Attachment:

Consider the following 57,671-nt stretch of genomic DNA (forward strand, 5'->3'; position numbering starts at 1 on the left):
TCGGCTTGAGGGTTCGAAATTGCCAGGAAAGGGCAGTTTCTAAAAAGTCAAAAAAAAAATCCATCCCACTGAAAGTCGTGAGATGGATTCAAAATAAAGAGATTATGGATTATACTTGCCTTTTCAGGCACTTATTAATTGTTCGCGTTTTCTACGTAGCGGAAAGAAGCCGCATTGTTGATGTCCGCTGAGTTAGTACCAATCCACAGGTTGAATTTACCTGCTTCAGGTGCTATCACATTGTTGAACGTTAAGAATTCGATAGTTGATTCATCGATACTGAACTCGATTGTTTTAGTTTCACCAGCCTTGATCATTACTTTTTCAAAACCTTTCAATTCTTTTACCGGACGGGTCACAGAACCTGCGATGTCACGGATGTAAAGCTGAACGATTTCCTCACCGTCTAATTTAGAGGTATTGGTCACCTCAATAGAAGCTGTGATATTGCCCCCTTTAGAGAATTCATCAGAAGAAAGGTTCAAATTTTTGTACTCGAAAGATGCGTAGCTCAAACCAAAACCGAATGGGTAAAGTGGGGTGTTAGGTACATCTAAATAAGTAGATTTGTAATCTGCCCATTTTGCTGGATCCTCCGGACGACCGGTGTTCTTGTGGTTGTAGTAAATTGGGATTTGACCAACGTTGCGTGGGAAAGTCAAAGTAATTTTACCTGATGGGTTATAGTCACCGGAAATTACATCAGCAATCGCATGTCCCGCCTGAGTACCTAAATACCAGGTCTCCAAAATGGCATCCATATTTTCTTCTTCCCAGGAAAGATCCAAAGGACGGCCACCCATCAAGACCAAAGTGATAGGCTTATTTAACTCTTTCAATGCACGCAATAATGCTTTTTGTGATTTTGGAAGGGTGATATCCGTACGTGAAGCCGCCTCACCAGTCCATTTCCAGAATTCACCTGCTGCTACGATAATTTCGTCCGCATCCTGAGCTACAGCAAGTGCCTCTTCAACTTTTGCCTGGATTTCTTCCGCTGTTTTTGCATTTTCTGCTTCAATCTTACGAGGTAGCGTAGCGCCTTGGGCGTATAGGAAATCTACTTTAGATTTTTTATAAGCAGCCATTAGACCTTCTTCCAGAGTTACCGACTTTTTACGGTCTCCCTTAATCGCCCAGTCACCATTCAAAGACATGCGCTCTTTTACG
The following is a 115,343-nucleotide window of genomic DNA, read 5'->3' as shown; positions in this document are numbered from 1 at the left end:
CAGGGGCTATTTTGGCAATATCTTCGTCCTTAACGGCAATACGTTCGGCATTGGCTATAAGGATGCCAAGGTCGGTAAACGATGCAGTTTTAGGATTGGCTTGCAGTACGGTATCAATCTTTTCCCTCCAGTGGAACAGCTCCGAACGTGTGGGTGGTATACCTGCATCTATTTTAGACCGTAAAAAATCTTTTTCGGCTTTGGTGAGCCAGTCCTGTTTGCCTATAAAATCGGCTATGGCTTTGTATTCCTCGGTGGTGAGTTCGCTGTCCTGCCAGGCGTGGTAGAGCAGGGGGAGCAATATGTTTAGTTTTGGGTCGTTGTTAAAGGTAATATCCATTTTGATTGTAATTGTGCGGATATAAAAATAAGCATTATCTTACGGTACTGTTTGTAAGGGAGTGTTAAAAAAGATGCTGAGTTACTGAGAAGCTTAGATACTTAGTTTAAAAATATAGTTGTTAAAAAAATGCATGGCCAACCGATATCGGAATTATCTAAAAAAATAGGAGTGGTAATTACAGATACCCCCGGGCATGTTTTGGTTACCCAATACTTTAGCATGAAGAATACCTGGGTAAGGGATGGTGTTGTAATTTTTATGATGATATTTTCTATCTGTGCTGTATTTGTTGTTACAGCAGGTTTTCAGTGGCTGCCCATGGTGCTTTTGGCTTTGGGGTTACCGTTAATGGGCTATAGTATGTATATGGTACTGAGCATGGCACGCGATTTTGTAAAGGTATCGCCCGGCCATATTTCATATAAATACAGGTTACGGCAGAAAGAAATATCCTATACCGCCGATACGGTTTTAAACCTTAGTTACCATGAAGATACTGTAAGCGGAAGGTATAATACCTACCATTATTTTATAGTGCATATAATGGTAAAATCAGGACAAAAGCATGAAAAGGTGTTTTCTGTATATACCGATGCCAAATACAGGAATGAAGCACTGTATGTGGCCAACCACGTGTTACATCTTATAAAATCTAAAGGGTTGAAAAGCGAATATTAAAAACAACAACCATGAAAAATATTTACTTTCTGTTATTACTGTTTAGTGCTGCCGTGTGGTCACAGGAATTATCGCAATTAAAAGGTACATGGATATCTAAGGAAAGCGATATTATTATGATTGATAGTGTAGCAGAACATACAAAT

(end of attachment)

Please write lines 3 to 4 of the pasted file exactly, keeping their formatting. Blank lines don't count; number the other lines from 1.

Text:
The following is a 115,343-nucleotide window of genomic DNA, read 5'->3' as shown; positions in this document are numbered from 1 at the left end:
CAGGGGCTATTTTGGCAATATCTTCGTCCTTAACGGCAATACGTTCGGCATTGGCTATAAGGATGCCAAGGTCGGTAAACGATGCAGTTTTAGGATTGGCTTGCAGTACGGTATCAATCTTTTCCCTCCAGTGGAACAGCTCCGAACGTGTGGGTGGTATACCTGCATCTATTTTAGACCGTAAAAAATCTTTTTCGGCTTTGGTGAGCCAGTCCTGTTTGCCTATAAAATCGGCTATGGCTTTGTATTCCTCGGTGGTGAGTTCGCTGTCCTGCCAGGCGTGGTAGAGCAGGGGGAGCAATATGTTTAGTTTTGGGTCGTTGTTAAAGGTAATATCCATTTTGATTGTAATTGTGCGGATATAAAAATAAGCATTATCTTACGGTACTGTTTGTAAGGGAGTGTTAAAAAAGATGCTGAGTTACTGAGAAGCTTAGATACTTAGTTTAAAAATATAGTTGTTAAAAAAATGCATGGCCAACCGATATCGGAATTATCTAAAAAAATAGGAGTGGTAATTACAGATACCCCCGGGCATGTTTTGGTTACCCAATACTTTAGCATGAAGAATACCTGGGTAAGGGATGGTGTTGTAATTTTTATGATGATATTTTCTATCTGTGCTGTATTTGTTGTTACAGCAGGTTTTCAGTGGCTGCCCATGGTGCTTTTGGCTTTGGGGTTACCGTTAATGGGCTATAGTATGTATATGGTACTGAGCATGGCACGCGATTTTGTAAAGGTATCGCCCGGCCATATTTCATATAAATACAGGTTACGGCAGAAAGAAATATCCTATACCGCCGATACGGTTTTAAACCTTAGTTACCATGAAGATACTGTAAGCGGAAGGTATAATACCTACCATTATTTTATAGTGCATATAATGGTAAAATCAGGACAAAAGCATGAAAAGGTGTTTTCTGTATATACCGATGCCAAATACAGGAATGAAGCACTGTATGTGGCCAACCACGTGTTACATCTTATAAAATCTAAAGGGTTGAAAAGCGAATATTAAAAACAACAACCATGAAAAATATTTACTTTCTGTTATTACTGTTTAGTGCTGCCGTGTGGTCACAGGAATTATCGCAATTAAAAGGTACATGGATATCTAAGGAAAGCGATATTATTATGATTGATAGTGTAGCAGAACATACAAAT